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gre26
17th October 2011, 03:53 AM
Hi,
I'd just like you to know I'm genuinely scared! I invested more than 2000 Euros on a lovely, sleek superlight Phantom 380 board and I am now horrified! No matter how good care I take of it (believe me, I am no teenager throwing it around), it seems to be willing to make a new hole very time I get it in the water! Plus, I can't leave it anywhere near a winter's sun, as the slightest sunray gets its dark grey body warming up pretty quickly and opening the valve makes a "TSCHHHHHH" sound that sounds pretty worrying. No delamination so far but I would definitely not mind 200 grams of extra weight if it was to be painted white. I wonder if insurance covers delamination. Apart from that, the board ROCKS!

KC2684
17th October 2011, 07:34 AM
I seem to be getting some distortion on the bottom of my 2011 (black) fantom 380. I have sent pictures to my dealer and am waiting for a response.
Some interesting notes:
When purchased, the board bottom was NOT uniformly grey, but had areas showing a black cross hatch about 2cm apart on a bias of about 45degrees. This was not over the entire bottom but in about 5 areas about 10cm wide and 50cm long. At the time the finish felt smooth over these areas.
after about 2 months of use in Ontario Canada, I noticed that I could feel the black pattern and it appeared very slightly raised. In one particular spot, there was a small "blister" forming.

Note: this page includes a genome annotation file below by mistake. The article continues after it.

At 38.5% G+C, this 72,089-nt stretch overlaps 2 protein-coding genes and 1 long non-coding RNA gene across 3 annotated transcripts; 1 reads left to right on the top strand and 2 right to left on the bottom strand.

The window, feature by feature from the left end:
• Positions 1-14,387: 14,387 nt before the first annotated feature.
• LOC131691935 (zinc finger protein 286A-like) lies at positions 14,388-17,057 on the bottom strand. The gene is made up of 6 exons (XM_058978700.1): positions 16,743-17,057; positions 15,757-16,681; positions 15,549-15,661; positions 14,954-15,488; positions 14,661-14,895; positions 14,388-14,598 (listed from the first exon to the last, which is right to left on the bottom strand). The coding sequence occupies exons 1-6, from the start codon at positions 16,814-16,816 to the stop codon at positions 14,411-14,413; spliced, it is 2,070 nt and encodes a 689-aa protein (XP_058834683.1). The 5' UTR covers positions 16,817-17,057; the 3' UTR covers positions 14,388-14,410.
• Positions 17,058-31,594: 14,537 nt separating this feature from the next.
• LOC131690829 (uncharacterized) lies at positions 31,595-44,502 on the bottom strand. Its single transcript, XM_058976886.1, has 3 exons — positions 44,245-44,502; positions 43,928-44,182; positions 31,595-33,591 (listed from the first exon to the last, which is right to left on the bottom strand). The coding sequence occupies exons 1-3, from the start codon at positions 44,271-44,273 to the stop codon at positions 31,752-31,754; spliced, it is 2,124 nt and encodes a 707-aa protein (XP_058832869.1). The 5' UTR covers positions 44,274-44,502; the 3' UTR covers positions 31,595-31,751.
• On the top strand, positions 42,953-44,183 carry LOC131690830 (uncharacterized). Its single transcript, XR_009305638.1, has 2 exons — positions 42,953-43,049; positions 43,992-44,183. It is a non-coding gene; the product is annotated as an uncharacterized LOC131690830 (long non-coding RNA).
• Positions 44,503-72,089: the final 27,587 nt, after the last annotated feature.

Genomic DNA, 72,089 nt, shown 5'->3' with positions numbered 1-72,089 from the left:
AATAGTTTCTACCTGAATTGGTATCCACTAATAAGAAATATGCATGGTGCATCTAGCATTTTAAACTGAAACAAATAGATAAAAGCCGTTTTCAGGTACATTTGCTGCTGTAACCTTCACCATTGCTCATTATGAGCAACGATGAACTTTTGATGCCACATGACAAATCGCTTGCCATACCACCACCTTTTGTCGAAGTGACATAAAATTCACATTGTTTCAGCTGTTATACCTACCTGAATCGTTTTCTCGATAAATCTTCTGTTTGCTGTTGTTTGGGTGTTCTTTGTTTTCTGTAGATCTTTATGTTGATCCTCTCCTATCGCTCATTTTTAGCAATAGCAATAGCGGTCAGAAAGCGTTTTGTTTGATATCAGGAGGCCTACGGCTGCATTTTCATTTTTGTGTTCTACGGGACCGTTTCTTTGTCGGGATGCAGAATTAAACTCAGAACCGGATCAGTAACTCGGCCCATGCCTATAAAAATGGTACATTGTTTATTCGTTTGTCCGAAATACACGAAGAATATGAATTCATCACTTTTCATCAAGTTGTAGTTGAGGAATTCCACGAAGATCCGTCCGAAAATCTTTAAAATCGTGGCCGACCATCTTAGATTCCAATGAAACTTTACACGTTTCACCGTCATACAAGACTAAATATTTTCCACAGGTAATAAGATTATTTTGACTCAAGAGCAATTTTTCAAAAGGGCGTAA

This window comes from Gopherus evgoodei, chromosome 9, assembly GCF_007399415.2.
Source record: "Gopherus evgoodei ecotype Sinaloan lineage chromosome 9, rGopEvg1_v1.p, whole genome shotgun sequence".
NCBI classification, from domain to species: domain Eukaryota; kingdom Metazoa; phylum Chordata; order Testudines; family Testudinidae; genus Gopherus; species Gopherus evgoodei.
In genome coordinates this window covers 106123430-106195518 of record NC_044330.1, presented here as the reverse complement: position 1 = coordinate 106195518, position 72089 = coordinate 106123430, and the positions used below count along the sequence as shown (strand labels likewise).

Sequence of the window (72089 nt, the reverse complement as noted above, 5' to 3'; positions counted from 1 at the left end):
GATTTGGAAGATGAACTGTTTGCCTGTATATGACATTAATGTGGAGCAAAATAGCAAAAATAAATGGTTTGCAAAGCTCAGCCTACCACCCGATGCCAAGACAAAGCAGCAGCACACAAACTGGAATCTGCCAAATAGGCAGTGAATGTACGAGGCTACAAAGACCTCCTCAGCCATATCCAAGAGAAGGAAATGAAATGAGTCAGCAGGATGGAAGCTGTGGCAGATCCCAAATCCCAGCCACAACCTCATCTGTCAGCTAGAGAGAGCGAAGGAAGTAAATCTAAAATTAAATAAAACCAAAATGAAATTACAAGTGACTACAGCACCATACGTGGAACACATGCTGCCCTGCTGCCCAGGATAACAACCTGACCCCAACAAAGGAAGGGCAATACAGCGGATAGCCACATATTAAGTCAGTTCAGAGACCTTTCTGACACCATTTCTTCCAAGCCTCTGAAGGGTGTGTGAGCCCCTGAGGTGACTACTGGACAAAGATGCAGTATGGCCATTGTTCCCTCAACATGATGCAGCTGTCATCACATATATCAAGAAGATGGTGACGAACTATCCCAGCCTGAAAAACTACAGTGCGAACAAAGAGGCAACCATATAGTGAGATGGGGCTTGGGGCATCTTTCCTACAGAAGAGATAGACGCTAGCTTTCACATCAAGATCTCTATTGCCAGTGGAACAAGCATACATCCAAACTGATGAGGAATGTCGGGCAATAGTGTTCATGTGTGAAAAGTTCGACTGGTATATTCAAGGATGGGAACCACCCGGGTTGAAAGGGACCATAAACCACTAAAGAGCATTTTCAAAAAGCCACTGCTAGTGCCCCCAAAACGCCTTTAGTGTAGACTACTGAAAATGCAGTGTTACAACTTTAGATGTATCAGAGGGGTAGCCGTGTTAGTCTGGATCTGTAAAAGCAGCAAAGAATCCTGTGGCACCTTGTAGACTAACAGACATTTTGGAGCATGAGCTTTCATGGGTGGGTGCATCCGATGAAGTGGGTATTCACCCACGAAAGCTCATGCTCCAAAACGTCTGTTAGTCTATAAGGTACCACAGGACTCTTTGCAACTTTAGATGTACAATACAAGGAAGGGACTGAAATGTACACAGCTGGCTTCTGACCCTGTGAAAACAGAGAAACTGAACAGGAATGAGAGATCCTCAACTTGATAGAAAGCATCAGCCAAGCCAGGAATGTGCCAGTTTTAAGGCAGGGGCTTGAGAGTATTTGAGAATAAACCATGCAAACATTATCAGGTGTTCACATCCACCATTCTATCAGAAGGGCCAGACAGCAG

I then contacted the dealer who agreed to send my photos to Starboard.
Do other owners have this black crosshatching?
Is this common? Is this a significant problem? What causes this to happen?

Please advise.
Barry

Pelegrin
17th October 2011, 10:34 PM
I have a thread in the other forum about the grey paint falling of Isonic 127 2011. It is under the board where the black ruff surface is shown at about 30 x 1 cm. There is also signs of other crack in the paint.

This and the thing that I had a big all-over-nose-crack first day with the board do not make me so impressed of it!

Unregistered
20th October 2011, 10:21 PM
They will carry on building them whilst people carry on buying them !!!

Price of boards is getting crazy !!! Cut one open and just look what you are getting for your money !!!

A block of polystyrene with minimal Carbon /kevlar in it !!! Reckon we are being taken for a ride !!!

7 kg of material costing 1500 ????? Not bad return on that !!! Its all those sponsored sailors more than cost of materials !!!!